My own personal view is that dark matter and dark energy are merely petty ways of forcing a failed model to work. I believe we are in need of a new and revolutionary model, one which does not require the inclusion of undetectable matter & energy to work. There is a huge void separating current theory from direct observation and both sides of the issue seem to have solid arguments. The fiasco remains unresolved after more than 20 years. If someone steps up and solves this problem they will be virtually guaranteed to win a Nobel Prize. It is worth noting that the entire dark matter issue revolves around the force of gravity acting over long distances. There may just be another long-range force that we are currently ignorant of. This whole dark matter explanation may later be laughed at; akin to the days of people not believing the Earth was round.
Let's switch gears from looking out into the vastness of the Cosmos to examining the matter we are made of and we interact with. The more a person zooms into solid matter, the more absurd things get. At the quantum level, matter dissolves from our perception of seeming structural integrity and becomes a bizarre dance of subatomic particles that seem to bounce in-and-out of reality. While these particles appear to have complete integrity on the macroscopic level, in reality they are made up overwhelmingly of empty space. Although you can reach and touch a nearby wooden object and are unable to push your finger through it, it is home to 99.9999999999999% empty space, with 99.9% of the mass concentrated in the microscopic elements nuclei.
This places our own perceptions in between two ferocious cognitive monsters; a volume of space so large as to be unimaginable, pushed around by forces we don't fully understand, and particles so small as to be undetectable, which seem to blink in-and-out of existence.
Try now to think about how desolate the Universe is. The nearest star in our own galaxy is Alpha Centauri, which is more than 4.2421 light years away. That means the light you see from Alpha Centauri at night has been traveling for at least 4 years before it enters your retina to be analyzed by your brain's optic nerve. The nearest galaxy, The Canis Major Dwarf Galaxy, is 25,000 light years away from our solar system. Alternatively, Canis Major Dwarf is 42,000 light years away from the center of our own galaxy, the Milky Way. This distance between the galaxies is ever-increasing by universal expansion.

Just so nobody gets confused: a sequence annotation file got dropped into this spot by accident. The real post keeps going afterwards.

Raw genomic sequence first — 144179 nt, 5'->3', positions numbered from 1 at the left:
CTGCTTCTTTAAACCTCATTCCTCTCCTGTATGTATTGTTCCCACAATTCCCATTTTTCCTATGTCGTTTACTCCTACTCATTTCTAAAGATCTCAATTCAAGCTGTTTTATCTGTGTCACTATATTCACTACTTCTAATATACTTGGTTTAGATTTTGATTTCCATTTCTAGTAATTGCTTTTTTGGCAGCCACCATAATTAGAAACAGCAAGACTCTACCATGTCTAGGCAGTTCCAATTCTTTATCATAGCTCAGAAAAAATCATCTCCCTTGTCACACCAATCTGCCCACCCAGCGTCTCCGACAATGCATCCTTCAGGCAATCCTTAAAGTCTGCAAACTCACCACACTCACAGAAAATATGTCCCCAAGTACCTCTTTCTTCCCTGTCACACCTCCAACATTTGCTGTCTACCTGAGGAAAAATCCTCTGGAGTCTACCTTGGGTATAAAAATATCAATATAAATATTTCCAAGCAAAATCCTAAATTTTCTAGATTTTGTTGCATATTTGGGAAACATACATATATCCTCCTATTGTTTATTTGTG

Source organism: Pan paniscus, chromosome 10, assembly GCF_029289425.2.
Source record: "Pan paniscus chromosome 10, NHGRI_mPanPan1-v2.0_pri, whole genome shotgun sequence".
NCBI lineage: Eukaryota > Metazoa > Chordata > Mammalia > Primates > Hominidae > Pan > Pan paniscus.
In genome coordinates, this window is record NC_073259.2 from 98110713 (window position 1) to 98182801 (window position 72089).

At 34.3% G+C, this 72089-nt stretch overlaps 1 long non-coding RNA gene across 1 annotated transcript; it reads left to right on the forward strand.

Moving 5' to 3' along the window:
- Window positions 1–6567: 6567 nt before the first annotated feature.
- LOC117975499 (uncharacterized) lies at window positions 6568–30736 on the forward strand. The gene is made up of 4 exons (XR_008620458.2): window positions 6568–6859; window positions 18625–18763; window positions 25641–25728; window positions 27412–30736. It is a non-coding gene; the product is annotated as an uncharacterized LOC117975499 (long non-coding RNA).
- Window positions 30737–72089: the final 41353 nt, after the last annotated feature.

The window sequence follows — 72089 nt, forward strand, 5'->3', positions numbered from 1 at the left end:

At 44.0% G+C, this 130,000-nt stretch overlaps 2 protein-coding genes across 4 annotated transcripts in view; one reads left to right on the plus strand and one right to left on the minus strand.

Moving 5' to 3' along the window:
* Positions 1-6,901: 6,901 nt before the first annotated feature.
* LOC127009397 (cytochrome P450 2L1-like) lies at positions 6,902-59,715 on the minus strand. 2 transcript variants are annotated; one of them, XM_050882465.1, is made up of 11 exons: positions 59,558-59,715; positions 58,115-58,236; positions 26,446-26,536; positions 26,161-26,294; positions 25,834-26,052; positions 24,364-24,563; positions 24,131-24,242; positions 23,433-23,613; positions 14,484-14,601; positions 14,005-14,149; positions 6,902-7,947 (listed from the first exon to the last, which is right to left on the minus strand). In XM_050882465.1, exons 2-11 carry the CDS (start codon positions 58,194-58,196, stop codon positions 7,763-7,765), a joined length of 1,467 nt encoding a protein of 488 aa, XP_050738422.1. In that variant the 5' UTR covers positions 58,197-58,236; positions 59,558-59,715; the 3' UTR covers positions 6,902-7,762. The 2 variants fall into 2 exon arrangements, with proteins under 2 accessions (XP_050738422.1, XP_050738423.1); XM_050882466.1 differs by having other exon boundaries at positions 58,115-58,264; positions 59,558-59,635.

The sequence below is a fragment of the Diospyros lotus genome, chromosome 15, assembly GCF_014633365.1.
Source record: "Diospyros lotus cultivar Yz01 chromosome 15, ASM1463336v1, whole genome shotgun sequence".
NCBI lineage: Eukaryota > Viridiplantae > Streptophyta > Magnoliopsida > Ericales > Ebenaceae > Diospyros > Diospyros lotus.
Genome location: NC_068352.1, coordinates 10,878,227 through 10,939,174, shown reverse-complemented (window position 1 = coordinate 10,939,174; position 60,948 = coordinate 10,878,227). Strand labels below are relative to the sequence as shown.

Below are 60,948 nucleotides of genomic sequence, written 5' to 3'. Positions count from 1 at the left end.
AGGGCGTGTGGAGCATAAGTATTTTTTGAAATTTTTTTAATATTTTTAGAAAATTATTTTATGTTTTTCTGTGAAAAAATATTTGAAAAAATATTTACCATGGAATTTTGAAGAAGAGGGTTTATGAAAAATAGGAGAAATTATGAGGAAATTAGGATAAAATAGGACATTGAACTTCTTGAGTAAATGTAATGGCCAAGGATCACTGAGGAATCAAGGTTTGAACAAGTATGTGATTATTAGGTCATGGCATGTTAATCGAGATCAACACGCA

The Hubble telescope was recently outfitted with an advanced new lens. Scientists then pointed the updated scope at a tiny patch of the sky the size of a dime held out at arm's length. The first images to come back were absolutely awe-inspiring; there were 10,000 visible galaxies in the photo. Each one can have over 1,000,000,000,000 stars. That means in this tiny patch of sky there are approximately 10,000,000,000,000,000 stars.
|Sample of the Hubble Ultra Deep Field image, perhaps the most important image ever created.|
Trying to integrate these facts into your mind is nonsensical and therein lie the point of my discussion; we are simply unable to fully comprehend the objective reality. Despite our assumption of being the special, sentient, & intellectual top dogs in the Universe, we are ill-equipped to visually grasp the desolate nature of our Universe (both macro- and microscopically).
A multiverse can be thought of as a conglomerate of universes stuck together, much like the way bubbles often congregate. The possible existence of a multiverse allows for an infinite number of universes, some of which may have foreign physical laws. Some scientists believe that alternate universes exist in which the building blocks of atoms never formed atoms at all. An alternative vision is that of a universe in which nothing beyond hydrogen and helium ever formed. On the flip size, zeroverse theory suggests that there is actually no Universe at all, and our entire perception is merely derivative of quantum reality collapsing where it is observed. Take a moment to ponder these strange scientific views on your own, but keep in mind that question of whether or not a multiverse or zeroverse exists cannot be experimentally tested.
The Universe is at least 93,000,000,000 light years in diameter.
The Universe is at least 13,730,000,000 years old.
The Universe's composition as a whole contains 70% dark energy & 23% dark matter, which we cannot detect and do not understand.
The building blocks of all matter, including our brains, consists of particles which contain 99.9999999999999% empty space.
Our Universe may be one of many (multiverse) or not truly exist at all (zeroverse).